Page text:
Following is a transcripted excerpt from Fox News Sunday, April 21, 2002.

BRIT HUME, FOX NEWS: Joining me now to discuss his mission to the Middle East is Secretary of State Colin Powell.

Good morning, Mr. Secretary, and welcome.

SEC. OF STATE COLIN POWELL: Good morning, Brit. How are you?

HUME: I'm well, thank you.

You've got from Ariel Sharon and Israel a commitment to withdraw according to a certain timetable, which so far he seems to be meeting.

What did you get, if anything, what kind of commitment of any kind did you get from Chairman Arafat?

POWELL: From Chairman Arafat, you may recall, last Saturday we got a strong statement denouncing violence, denouncing the bombing that had taken place in Jerusalem the day before that.

HUME: And beyond that?

POWELL: And beyond that, I'm quite confident we can get additional statements from him. But you know, statements aren't enough.

I've said to the chairman rather directly that, "I appreciate the statements, but what we really need is action. And it is time for you, Mr. Chairman, to make a choice, to go off this track of violence and terrorism as a way to a Palestinian state and get on to a track that talks about getting the security situation under control. Let's start with humanitarian and reconstruction efforts, but above all, let's find a political way to go forward."

We all have a common vision of a Palestinian state living side by side in peace with a Jewish state, Israel. It is now the vision of the Arab League. Twenty-two nations came together and embraced Crown Prince Abdullah's vision of 22 Arab states living together with Israel.

It's a tough vision to achieve to make reality, but I pressed the chairman on moving toward that reality and away from violence and terror and to use his powerful voice. He is the leader of the Palestinian people, whether one likes that or not. And if that's the mantle that's been giving to him by the Palestinian people, let him now use that position to speak out against incitement, violence, terror, and tell his people it is now time to make a different choice.

There will still be those in the Palestinian movement who want to destroy Israel. That is not going to happen. Israel is strong, and Israel has a strong friend in the United States. But the Palestinians can have a friend in the United States as well.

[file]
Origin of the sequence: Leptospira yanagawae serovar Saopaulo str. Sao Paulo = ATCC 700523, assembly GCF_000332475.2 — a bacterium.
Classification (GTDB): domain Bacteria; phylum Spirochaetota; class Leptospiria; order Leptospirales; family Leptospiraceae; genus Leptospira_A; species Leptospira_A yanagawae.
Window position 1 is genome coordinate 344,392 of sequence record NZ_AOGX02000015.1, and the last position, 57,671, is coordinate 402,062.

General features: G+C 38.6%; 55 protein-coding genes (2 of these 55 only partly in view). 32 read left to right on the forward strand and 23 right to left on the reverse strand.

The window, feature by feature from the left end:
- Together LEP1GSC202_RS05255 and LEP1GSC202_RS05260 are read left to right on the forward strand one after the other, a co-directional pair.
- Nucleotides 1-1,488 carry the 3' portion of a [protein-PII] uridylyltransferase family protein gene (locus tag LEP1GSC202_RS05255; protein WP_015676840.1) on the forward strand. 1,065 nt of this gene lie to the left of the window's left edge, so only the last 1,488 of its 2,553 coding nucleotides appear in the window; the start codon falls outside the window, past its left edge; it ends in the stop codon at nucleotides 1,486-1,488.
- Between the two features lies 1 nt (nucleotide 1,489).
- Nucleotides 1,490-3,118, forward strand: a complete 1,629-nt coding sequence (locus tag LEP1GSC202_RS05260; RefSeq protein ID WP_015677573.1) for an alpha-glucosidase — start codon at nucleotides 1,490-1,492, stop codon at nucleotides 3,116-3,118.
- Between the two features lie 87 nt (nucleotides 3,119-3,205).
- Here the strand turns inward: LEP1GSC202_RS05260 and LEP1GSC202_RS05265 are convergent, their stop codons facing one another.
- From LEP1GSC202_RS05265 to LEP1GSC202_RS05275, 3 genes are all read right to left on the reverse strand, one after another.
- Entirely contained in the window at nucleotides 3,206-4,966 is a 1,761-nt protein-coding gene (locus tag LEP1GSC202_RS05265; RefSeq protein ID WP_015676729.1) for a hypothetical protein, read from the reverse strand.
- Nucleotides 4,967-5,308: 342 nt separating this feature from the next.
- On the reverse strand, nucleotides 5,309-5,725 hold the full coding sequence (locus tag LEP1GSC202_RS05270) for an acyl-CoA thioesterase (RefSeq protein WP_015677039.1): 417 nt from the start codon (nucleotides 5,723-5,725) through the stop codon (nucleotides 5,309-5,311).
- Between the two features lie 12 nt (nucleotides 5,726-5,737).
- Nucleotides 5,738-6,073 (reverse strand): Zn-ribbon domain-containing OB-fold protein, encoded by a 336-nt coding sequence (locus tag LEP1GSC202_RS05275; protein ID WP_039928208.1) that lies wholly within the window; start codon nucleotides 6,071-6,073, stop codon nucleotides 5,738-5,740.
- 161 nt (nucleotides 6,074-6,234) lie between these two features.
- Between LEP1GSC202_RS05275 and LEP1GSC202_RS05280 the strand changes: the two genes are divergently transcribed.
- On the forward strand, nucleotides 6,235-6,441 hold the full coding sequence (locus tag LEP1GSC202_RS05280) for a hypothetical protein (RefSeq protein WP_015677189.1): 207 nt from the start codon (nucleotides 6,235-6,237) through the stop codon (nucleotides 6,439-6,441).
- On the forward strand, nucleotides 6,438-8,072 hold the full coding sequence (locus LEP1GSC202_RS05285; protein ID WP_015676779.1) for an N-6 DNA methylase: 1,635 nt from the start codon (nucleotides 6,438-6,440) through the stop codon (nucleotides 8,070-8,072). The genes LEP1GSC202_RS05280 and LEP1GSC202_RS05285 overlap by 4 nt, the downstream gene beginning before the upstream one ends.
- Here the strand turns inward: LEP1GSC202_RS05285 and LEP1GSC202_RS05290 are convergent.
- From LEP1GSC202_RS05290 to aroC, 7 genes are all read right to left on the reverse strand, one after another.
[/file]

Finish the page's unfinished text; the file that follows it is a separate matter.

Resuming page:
We want them to achieve what they want, a state. President Bush is the first president, went before the United States and spoke its name, Palestine. So we're there to help the Palestinian people, not only with that goal of a state but also in reconstructing their economy, reconstructing their infrastructure and their society.

And I asked the chairman to make a choice to join with us in moving toward that reality.

HUME: And what was his reaction when you asked him to make that choice?

POWELL: He was very forthcoming, as one would expect. But it is not statements I'm interested in. I will be observing his actions in the days and weeks ahead. And I hope that he will have the opportunity to speak, and I hope that he will have the opportunity to meet with other leaders and to demonstrate to us, demonstrate to the Israelis, demonstrate to the whole world that he is prepared to move in this direction.

We've been disappointed many times in the past. I'm not naive with respect to this issue. But we put the choice rather directly to him.

HUME: Now, I know that there's great concern nearly everywhere about the situation in Jenin, and Bill Burns, representative of the United States there, someone who is a part of your team, has visited the area and has remarked on what he found there.

And I think we can quote to you from Mr. Burns. Quote, "I just think that what we're seeing here is a terrible human tragedy. It's obvious that what happened here in the Jenin camp has caused enormous human suffering for thousands of Palestinian citizens."

I know the United States is making available serious effort in terms of aid to deal with the situation that is there now.